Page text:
By Matt Gergyek
Ye’s research focuses on photonics, the study of light (photos) generation, detection and manipulation. Specifically, she studies silicon photonics, where light carries information using a silicon platform.
“In electrical communication, we use digital zeroes and digital ones to encode information,” Ye says, “but with photonics, zeroes and ones are replaced with a light flicking off and on. Compared to electronics, photonics offers the possibility to transmit information faster and more efficiently.”
Exploring the Intersection of Photonics, Biology and Chemistry
Ye studies how silicon photonic devices can be used for telecommunication and data communication. She also explores the intersection of photonics, biology and chemistry to build sensors and medical diagnostic tools.
As a result of her research, Ye received two landmark awards this year, including the 2018 Engineering Medal for Research and Development from Professional Engineers Ontario (PEO). The award recognizes professional engineers who have improved quality of life through the application of their engineering skills.
She also received the Engineering Excellence Award from the PEO’s Ottawa chapter in February, awarded to a local engineer who has developed an “innovative application of engineering knowledge and principles,” according to the organization’s website.
Ye knows from firsthand experience the difficulty that comes with being a woman in engineering. She’s used to being one of the very few women in technical meetings, workshops and at conferences. “I’ve been in engineering for so many years and there are still very few women in the field … we need to change this,” she says.
Less than 20 per cent of newly licensed engineers in 2016 were women, according to a report released by Engineers Canada last year. At post-secondary institutions, women make up just a quarter of engineering students in the country, according to the same report.
Finding the Disconnect
When Ye began thinking about how to encourage more women to pursue careers in engineering, she realized the disconnect starts in high school.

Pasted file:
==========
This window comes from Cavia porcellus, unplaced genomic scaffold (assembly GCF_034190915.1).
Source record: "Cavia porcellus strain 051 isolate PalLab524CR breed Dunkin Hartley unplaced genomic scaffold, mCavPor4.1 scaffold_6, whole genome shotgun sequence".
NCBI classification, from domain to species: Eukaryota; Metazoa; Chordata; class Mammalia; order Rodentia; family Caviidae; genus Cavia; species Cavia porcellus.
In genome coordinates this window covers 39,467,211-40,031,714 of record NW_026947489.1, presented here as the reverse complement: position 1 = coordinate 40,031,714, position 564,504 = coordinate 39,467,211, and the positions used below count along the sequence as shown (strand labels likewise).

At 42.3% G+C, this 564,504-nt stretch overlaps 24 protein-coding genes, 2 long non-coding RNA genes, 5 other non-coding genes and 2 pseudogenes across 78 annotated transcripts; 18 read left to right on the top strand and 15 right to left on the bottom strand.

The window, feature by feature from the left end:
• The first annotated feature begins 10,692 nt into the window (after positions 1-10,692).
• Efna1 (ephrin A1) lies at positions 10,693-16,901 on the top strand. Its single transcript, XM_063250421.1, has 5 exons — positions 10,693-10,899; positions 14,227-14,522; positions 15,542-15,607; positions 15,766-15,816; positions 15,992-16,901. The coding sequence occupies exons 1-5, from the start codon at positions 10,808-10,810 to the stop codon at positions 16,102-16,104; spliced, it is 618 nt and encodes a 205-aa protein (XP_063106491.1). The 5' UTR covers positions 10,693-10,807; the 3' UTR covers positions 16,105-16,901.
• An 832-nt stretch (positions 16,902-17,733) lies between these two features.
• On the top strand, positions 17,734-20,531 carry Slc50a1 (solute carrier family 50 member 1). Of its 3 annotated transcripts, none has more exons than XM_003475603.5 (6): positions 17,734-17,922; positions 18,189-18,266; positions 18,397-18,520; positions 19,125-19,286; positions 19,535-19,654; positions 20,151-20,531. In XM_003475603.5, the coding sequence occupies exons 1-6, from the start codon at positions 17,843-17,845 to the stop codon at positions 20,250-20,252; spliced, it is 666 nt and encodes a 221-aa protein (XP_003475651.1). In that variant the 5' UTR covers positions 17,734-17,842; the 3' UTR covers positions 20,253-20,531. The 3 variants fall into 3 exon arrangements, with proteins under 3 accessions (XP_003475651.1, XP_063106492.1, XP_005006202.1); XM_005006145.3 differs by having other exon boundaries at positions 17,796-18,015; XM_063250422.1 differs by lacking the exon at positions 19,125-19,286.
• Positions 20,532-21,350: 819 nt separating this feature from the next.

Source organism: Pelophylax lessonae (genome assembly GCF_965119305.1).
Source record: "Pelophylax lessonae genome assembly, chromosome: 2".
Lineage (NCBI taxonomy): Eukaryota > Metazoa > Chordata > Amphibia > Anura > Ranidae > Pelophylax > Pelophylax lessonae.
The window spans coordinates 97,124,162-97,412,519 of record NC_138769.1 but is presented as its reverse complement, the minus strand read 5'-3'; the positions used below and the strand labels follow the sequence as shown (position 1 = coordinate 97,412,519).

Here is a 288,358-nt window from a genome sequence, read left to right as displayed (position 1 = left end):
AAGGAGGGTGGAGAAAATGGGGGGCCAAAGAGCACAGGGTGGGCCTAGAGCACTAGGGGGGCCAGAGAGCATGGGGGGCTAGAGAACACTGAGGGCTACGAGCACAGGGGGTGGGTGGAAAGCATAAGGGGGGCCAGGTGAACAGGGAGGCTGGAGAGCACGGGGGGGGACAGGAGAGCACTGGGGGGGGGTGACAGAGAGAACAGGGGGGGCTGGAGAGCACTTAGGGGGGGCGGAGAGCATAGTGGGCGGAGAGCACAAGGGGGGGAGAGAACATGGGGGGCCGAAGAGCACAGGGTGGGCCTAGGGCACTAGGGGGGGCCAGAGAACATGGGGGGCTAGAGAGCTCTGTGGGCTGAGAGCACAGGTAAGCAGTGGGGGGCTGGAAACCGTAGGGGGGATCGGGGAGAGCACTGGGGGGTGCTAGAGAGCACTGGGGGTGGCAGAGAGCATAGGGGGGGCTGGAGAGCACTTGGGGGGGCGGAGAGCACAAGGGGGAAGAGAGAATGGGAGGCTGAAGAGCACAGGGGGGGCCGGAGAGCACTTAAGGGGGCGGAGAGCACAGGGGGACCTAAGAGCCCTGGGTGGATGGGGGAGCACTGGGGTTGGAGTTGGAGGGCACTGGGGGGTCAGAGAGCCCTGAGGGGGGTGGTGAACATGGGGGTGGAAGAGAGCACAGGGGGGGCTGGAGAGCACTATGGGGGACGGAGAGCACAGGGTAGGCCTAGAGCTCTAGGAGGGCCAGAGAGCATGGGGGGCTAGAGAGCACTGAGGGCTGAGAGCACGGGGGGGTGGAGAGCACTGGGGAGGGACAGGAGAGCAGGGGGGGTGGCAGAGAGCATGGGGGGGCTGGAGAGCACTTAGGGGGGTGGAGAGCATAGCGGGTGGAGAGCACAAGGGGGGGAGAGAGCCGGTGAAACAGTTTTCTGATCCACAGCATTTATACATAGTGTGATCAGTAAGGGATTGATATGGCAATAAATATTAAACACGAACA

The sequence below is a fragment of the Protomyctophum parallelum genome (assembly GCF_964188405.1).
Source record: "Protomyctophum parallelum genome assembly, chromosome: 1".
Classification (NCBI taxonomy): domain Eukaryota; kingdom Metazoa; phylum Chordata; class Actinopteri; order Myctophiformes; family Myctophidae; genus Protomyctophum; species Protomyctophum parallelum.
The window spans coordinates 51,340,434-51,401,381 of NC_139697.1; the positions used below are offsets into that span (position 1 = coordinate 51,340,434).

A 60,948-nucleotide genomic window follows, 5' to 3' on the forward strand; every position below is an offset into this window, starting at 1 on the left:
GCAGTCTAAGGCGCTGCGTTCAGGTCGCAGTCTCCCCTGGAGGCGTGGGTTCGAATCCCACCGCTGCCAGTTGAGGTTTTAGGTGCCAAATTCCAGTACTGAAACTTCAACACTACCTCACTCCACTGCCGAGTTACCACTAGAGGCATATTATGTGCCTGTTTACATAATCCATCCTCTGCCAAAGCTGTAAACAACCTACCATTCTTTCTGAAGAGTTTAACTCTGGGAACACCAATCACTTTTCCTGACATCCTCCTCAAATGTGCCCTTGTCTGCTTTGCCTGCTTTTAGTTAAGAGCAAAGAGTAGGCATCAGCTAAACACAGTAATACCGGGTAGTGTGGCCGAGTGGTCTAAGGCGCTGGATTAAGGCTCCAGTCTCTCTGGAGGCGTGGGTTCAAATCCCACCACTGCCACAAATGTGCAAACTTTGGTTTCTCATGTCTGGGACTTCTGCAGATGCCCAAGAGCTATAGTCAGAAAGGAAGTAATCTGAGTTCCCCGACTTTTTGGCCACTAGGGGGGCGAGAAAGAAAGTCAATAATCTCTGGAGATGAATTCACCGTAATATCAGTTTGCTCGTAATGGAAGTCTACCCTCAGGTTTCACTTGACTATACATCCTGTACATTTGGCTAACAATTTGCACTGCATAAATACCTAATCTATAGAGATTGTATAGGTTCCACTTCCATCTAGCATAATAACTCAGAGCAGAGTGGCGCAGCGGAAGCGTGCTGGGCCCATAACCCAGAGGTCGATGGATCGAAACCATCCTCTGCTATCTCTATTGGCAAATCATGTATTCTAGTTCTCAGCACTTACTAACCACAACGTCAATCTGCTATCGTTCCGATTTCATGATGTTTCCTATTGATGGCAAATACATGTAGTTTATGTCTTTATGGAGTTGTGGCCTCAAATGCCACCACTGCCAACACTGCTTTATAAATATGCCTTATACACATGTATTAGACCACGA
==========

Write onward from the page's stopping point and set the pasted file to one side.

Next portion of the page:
“When you ask female high school students interested in science what they want to do, they want to become doctors, chemists … it’s never engineering,” she says. “There are a lot of girls who are exceptional in math and physics … but engineering is so distant from them—it just isn’t presented to them.”
To help girls find their potential in becoming engineers, Ye participates and leads outreach programs to high school students and young women across Ottawa and the globe. Last month, she was awarded the Women in Engineering Inspiring Member of the Year Award by the Institute of Electrical and Electronics Engineers (IEEE). She was honoured for her outstanding contributions to IEEE WIE and the engineering community in general, through her dedication and involvement in projects or activities.
“The international award is such a huge honour for me, especially with the topic of women in engineering being so close to my heart” she says. “We need to provide the platform for girls to have access to this type of career.”
Breaking the Budworm
In a society geared toward quick fixes, patience is a virtue — especially when you work with trees. J. David Miller, a professor in Carleton’s Chemistry Department, is a winner at this year’s prestigious NSERC... More
Carleton Raises $185,000 in Terry Fox Run
Carleton University hosted one of Ottawa’s local Terry Fox Runs and raised $185,000 toward cancer research. More than 1,000 participants ran/walked/pedalled the local route from Hog’s Back Bridge to Pretoria Bridge on Sunday, Sept. 16,... More
Bringing 5G Wireless to Life
With driverless cars and 5G networks fast becoming a reality, Carleton researcher Richard Yu has received $600,000 for research into the next generations of wireless networking. The Natural Sciences and Engineering Research Council’s (NSERC) Strategic... More